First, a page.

Currently, water demands are increasing notoriously, spreading the pressure on available water resources around the world in both quantity and quality. Similarly, the expected reduction of natural water inputs, due to climate change, depicts a new level of uncertainty. Specifically, Southeast Spain presents [...] Read more.
Currently, water demands are increasing notoriously, spreading the pressure on available water resources around the world in both quantity and quality. Similarly, the expected reduction of natural water inputs, due to climate change, depicts a new level of uncertainty. Specifically, Southeast Spain presents water scarcity due to its aridity—irregular and scarce precipitation and high evapotranspiration rates—combined with the competition between several water demands: environment, agricultural dynamics, urban-tourist activities, and industry. The study area of this work is the most relevant functional urban area of Alicante province (SE Spain), where the administration of water management is carried out by a range of authorities at different levels as the consequence of a complex historical development of water governance schemes: at the national, regional, and local levels. This study analyzes 21 municipalities and proposes a conceptual model which was developed by including different origins of water inputs—surface resources, groundwater, desalination, wastewater reuse, or interbasin transfers—and water demands with information obtained from 16 different sources. Our main results denote a relevant water deficit of 72.6 hm3/year even when one of the greatest rates of desalinated water and reused wastewater in Europe are identified here. This negative balance entails restrictions in urban development and agricultural growth. Thus, presented results are noteworthy for the water policy makers and planning authorities, by balancing the demand for water among various end users and providing a way for understanding water distribution in a context of scarcity and increasing demand, which will become one of the most challenging tasks in the 21st century. Full article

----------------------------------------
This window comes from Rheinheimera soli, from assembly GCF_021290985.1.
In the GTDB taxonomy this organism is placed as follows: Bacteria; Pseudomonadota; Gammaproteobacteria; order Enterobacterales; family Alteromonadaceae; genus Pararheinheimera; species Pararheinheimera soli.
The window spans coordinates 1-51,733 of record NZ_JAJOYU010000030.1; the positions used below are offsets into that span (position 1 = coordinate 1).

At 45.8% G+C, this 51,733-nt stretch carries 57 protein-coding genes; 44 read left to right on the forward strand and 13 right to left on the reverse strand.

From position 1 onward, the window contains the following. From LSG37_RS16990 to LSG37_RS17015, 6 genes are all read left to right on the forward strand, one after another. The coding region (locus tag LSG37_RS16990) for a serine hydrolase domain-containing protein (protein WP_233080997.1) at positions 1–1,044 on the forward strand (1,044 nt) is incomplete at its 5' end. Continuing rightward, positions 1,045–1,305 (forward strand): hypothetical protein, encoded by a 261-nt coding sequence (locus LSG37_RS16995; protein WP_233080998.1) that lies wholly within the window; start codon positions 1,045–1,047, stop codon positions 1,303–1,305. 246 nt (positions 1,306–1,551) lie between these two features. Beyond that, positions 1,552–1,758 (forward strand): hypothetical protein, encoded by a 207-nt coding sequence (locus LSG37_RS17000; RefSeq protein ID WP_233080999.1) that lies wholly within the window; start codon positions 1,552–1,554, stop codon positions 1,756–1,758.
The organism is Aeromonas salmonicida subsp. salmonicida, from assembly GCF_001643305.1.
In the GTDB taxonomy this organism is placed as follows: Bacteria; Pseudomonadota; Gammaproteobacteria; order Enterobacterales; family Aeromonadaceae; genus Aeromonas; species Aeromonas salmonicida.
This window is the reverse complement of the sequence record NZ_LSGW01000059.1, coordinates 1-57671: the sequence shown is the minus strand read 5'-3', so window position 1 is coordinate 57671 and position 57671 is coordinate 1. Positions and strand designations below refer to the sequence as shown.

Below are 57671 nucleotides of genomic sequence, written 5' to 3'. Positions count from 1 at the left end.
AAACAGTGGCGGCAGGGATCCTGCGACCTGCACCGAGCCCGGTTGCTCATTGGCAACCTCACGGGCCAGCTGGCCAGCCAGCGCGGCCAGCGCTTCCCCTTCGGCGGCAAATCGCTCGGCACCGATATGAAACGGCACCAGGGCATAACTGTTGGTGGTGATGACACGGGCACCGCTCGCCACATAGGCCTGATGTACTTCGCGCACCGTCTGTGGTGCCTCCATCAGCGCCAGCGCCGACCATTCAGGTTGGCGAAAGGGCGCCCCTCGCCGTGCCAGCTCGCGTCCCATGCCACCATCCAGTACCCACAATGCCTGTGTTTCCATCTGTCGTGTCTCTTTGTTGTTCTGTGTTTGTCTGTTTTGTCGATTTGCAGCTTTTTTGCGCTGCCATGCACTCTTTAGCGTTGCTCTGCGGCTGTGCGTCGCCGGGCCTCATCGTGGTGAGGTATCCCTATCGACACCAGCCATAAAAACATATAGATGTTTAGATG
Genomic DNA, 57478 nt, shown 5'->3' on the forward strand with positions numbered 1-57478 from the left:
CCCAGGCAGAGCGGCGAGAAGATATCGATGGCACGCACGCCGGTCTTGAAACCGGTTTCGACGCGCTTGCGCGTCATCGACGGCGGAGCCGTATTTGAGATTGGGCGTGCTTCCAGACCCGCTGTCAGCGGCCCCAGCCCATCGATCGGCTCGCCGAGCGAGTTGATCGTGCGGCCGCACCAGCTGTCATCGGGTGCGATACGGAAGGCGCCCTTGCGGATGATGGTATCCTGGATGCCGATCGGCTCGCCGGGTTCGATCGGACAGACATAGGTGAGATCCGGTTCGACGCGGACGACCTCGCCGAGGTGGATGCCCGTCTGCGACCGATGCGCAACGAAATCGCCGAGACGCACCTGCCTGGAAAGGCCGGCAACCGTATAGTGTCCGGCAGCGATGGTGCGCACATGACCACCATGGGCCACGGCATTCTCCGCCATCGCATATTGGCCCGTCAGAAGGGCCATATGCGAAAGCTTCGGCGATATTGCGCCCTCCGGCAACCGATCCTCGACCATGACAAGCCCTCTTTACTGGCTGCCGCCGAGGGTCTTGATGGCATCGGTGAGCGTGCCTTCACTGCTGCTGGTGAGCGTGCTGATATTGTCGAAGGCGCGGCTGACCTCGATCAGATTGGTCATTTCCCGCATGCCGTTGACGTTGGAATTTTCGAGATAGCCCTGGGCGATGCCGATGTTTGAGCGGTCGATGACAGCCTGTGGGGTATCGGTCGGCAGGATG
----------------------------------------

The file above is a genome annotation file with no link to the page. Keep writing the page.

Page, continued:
(This article belongs to the Special Issue Innovative Water Management and Reuse)
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Open AccessArticle
Comparative Analysis of Granular and Membrane Filters for Rainwater Treatment
Water 2019, 11(5), 1004; https://doi.org/10.3390/w11051004
Received: 28 February 2019 / Revised: 6 May 2019 / Accepted: 10 May 2019 / Published: 14 May 2019
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Abstract
The objective of this study was to compare the efficiency of rainwater treatment using two types of filters: one with filtration materials (gravel, sand, and anthracite) and the other employing membranes. In both cases, the quality of the rainwater after passing through the [...] Read more.